when im driving around a light sometimes comes on that looks like the oil light but orange with a wavy light under it. does anybody know what this means so i can fix it? also my brake light stays on. my ebrake is up and it has plenty of brake fluid. is it a bad fluid sensor?
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I get the orange light whenever my oil starts to run a little low (burns and leaks a little). Topping it off makes it go away, so I assume it's there to alert you to a low oil pressure condition before it becomes critical.
I had a similar problem with the my brake light as well that turned out to be a bad fluid level sensor. After flushing the old, nasty brake fluid that was in there the light stayed on, so I unplugged the sensor. At least, I assume it was a fluid level sensor...nothing has gone wrong since then!
Ever since I bought my 94 LS400 a week ago my BRAKE warning lamp comes on whenever I press the pedal and occasionally on decel but the level in the reservoir is fine and three days ago I had the brake fluid totally flushed/replaced (seriously) with all fresh new fluid which did NOT solve the problem.
The rotors are horribly warped but the pads are still within proper thickness specs.
The car sometimes has a wierd tendency to suddenly stumble and rapidly "hunt" for idle and even stall at low speeds when it decides to hunt for idle and I know that there are other things besides the brake fluid level (like a dead alternator) that can trigger the BRAKE warning light but they usually make it stay on, not just light up when I press the pedal or occasionally on decel. I don't know what other things besides the alternator and low fluid could cause this warning light to come on in this car or what else I should check to try to find and correct whatever's actually causing that light to come on.
The flaky BRAKE light on my car turned out to be the fluid level sensor in the reservoir had gone bad. Unplugged it and the light went out and stayed out at all times, then replaced it and plugged the connector back in, works great, problem solved.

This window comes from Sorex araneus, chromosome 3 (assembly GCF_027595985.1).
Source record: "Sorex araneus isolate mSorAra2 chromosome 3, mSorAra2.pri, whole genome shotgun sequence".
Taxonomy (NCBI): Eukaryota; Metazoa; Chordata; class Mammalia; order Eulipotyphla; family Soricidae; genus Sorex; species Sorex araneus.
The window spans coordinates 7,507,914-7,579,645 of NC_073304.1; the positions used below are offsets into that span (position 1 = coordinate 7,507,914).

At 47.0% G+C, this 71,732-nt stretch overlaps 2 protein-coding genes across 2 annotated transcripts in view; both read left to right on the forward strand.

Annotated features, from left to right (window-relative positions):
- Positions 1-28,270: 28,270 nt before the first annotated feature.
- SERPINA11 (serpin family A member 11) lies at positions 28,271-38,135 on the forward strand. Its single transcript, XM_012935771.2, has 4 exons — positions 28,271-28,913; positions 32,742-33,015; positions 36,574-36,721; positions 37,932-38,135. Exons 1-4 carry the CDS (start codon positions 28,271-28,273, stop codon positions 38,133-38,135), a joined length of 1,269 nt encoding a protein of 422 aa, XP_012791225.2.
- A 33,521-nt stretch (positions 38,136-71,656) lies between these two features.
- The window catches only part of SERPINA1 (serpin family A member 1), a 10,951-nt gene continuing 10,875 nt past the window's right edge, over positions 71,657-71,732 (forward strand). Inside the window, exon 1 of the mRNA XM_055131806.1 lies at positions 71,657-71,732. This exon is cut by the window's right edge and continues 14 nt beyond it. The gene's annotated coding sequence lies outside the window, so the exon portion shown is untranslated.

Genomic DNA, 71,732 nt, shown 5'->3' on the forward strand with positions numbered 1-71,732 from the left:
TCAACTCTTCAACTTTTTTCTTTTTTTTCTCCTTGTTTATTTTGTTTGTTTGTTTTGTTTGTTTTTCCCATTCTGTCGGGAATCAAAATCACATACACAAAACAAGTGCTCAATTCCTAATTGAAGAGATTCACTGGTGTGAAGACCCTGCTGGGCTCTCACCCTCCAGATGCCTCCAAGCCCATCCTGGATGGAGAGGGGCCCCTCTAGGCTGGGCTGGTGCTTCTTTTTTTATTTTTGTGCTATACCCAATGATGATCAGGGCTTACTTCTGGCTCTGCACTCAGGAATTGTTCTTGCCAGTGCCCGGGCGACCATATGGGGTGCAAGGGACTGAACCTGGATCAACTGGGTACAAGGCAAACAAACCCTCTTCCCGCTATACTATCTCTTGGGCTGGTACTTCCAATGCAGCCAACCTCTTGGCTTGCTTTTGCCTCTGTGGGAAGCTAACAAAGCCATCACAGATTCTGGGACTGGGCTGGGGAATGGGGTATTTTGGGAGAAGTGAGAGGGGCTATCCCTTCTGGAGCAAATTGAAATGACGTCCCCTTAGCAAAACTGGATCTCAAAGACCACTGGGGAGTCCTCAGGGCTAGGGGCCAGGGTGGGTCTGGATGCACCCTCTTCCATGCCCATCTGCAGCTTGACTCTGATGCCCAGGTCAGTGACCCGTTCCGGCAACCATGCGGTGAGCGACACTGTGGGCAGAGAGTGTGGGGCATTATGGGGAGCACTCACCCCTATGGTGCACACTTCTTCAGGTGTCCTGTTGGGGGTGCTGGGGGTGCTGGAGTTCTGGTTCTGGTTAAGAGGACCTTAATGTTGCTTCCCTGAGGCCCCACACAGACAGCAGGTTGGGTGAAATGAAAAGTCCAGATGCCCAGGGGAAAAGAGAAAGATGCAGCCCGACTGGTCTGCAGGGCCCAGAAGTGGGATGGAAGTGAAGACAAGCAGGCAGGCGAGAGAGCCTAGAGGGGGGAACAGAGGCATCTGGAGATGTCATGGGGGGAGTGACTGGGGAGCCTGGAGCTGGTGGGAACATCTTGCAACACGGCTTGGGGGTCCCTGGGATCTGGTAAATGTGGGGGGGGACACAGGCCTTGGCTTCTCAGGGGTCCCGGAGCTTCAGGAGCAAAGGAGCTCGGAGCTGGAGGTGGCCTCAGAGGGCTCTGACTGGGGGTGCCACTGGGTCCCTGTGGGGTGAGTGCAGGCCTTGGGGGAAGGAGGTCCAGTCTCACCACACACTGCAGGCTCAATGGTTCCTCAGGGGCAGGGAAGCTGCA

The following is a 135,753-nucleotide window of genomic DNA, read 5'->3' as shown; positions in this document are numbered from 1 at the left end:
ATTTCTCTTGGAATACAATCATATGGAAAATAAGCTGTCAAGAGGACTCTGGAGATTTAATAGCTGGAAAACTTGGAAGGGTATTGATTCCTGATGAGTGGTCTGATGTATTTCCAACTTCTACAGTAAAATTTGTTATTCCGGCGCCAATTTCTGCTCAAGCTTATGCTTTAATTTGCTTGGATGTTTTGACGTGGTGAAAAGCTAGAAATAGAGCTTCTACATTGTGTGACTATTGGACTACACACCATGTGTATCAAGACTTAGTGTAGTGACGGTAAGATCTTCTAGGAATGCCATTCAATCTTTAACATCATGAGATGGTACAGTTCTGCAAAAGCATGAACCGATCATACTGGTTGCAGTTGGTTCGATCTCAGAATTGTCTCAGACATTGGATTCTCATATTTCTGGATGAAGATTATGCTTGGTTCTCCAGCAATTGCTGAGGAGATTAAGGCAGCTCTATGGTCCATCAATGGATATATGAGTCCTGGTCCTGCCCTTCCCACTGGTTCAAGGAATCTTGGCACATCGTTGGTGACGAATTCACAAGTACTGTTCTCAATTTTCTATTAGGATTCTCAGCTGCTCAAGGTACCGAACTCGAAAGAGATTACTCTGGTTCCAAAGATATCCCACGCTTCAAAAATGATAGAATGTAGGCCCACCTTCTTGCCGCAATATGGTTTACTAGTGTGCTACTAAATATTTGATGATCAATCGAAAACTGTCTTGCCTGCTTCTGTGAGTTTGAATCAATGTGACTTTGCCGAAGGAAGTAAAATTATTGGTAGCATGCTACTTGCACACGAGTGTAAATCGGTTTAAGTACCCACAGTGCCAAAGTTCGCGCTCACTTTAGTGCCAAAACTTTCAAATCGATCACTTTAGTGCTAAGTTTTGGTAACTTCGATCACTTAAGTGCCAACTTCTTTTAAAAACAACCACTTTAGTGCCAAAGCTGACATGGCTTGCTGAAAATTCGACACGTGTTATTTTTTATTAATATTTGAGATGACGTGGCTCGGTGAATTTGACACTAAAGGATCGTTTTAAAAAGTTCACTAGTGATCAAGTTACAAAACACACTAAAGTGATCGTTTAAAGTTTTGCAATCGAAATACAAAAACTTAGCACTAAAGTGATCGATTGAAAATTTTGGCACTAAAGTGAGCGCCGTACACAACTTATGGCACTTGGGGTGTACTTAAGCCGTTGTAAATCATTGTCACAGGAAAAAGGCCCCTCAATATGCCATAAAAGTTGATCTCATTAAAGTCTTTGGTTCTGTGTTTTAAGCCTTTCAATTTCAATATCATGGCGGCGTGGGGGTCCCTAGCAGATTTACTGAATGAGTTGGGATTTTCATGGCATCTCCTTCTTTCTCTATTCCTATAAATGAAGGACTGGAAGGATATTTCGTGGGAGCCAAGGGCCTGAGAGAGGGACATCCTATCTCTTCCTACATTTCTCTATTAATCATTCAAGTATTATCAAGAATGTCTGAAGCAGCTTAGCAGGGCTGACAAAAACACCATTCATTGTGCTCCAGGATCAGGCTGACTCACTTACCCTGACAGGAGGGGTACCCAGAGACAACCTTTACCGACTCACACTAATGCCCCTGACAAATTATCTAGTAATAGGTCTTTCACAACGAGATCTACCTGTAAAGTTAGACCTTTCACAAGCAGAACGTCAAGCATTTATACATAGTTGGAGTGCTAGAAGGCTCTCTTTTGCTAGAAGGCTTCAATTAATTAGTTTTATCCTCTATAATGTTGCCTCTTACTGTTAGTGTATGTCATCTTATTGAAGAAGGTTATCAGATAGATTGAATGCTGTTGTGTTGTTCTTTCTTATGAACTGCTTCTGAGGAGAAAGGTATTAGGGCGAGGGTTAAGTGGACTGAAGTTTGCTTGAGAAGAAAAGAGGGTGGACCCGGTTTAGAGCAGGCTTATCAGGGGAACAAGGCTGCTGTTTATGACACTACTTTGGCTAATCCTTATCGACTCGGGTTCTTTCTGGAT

The YELLOW oil can light means to check the oil level because it's too low.
The RED oil can light means low oil pressure which is a BAD thing.
I think the yellow one has wavy lines below it for level warning and the red one does not.
It's a very slim possibility that your oil LEVEL sensor has gone bad if that's the one that's lit but I'd be more suspicious of an actual low oil level condition instead.
I've seen either of those warning lights do wierd things on high mileage cars as it gets close to time to change the oil so that's something else to consider if you've checked the oil and it's definitely still full.
If it's the red oil warning light without the wavy lines under it then you should stop driving the car until you get your engine's oil pressure tested or you WILL damage the engine.
I'm happy to see this thread, I have the red circle glowing brightly in my dash and now know how to fix it. I had always thought it was a brake sensor down on the brake caliper. This is going to be much easier to fix!
MrParts, based on your description of your car's lit up warning light I believe you were right in your original thinking and you should take care of your brakes asap to prevent EXPENSIVE damage to the brake rotors!
An actual ordinary Red Circle warning light that you're describing IS for the electronic brake pad thickness warning sensor system (there are pad wear/thickness sensors mounted directly on each of the brake pads) and it's been trying to tell you that it's definitely time to get new brake pads installed on your car asap!!!
The "BRAKE" light (actually says BRAKE) is the warning light I was referring to in an earlier post, which is the fluid level and e-brake status warning light, NOT the round shaped wear sensor warning light for the brake pads that you were correct about before reading this thread.
Instead of the traditional mechanical brake pad thickness "squeal sensors" that most cars got for the past 40+ years, Lexus decided to use an electronic sensor and a warning light on the dash to let us know it's time for new pads instead.